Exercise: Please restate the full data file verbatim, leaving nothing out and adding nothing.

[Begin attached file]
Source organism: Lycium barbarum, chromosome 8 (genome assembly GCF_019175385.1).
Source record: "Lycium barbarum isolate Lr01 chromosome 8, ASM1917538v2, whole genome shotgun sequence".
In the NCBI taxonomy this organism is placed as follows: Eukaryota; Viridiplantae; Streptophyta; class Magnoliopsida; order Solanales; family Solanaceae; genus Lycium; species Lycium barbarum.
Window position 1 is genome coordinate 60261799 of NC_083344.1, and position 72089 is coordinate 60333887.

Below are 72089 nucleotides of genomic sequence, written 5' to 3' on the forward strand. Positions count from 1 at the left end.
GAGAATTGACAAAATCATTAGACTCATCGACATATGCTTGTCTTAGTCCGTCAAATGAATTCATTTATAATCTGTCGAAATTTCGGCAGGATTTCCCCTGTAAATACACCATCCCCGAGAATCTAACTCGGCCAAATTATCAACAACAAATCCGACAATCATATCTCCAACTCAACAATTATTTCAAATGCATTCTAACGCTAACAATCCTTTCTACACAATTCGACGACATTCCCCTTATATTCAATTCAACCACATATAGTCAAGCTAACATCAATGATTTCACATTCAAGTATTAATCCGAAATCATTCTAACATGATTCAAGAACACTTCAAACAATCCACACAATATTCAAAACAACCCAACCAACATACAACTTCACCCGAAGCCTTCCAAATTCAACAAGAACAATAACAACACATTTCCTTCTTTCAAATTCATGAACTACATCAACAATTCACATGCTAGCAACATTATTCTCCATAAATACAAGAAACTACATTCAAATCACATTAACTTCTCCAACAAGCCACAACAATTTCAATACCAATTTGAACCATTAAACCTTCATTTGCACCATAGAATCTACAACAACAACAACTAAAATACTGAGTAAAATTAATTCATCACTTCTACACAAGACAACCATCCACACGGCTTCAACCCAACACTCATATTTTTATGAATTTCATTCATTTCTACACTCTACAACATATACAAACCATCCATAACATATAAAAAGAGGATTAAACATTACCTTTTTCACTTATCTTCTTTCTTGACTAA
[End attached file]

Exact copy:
Source organism: Lycium barbarum, chromosome 8 (genome assembly GCF_019175385.1).
Source record: "Lycium barbarum isolate Lr01 chromosome 8, ASM1917538v2, whole genome shotgun sequence".
In the NCBI taxonomy this organism is placed as follows: Eukaryota; Viridiplantae; Streptophyta; class Magnoliopsida; order Solanales; family Solanaceae; genus Lycium; species Lycium barbarum.
Window position 1 is genome coordinate 60261799 of NC_083344.1, and position 72089 is coordinate 60333887.

Below are 72089 nucleotides of genomic sequence, written 5' to 3' on the forward strand. Positions count from 1 at the left end.
GAGAATTGACAAAATCATTAGACTCATCGACATATGCTTGTCTTAGTCCGTCAAATGAATTCATTTATAATCTGTCGAAATTTCGGCAGGATTTCCCCTGTAAATACACCATCCCCGAGAATCTAACTCGGCCAAATTATCAACAACAAATCCGACAATCATATCTCCAACTCAACAATTATTTCAAATGCATTCTAACGCTAACAATCCTTTCTACACAATTCGACGACATTCCCCTTATATTCAATTCAACCACATATAGTCAAGCTAACATCAATGATTTCACATTCAAGTATTAATCCGAAATCATTCTAACATGATTCAAGAACACTTCAAACAATCCACACAATATTCAAAACAACCCAACCAACATACAACTTCACCCGAAGCCTTCCAAATTCAACAAGAACAATAACAACACATTTCCTTCTTTCAAATTCATGAACTACATCAACAATTCACATGCTAGCAACATTATTCTCCATAAATACAAGAAACTACATTCAAATCACATTAACTTCTCCAACAAGCCACAACAATTTCAATACCAATTTGAACCATTAAACCTTCATTTGCACCATAGAATCTACAACAACAACAACTAAAATACTGAGTAAAATTAATTCATCACTTCTACACAAGACAACCATCCACACGGCTTCAACCCAACACTCATATTTTTATGAATTTCATTCATTTCTACACTCTACAACATATACAAACCATCCATAACATATAAAAAGAGGATTAAACATTACCTTTTTCACTTATCTTCTTTCTTGACTAA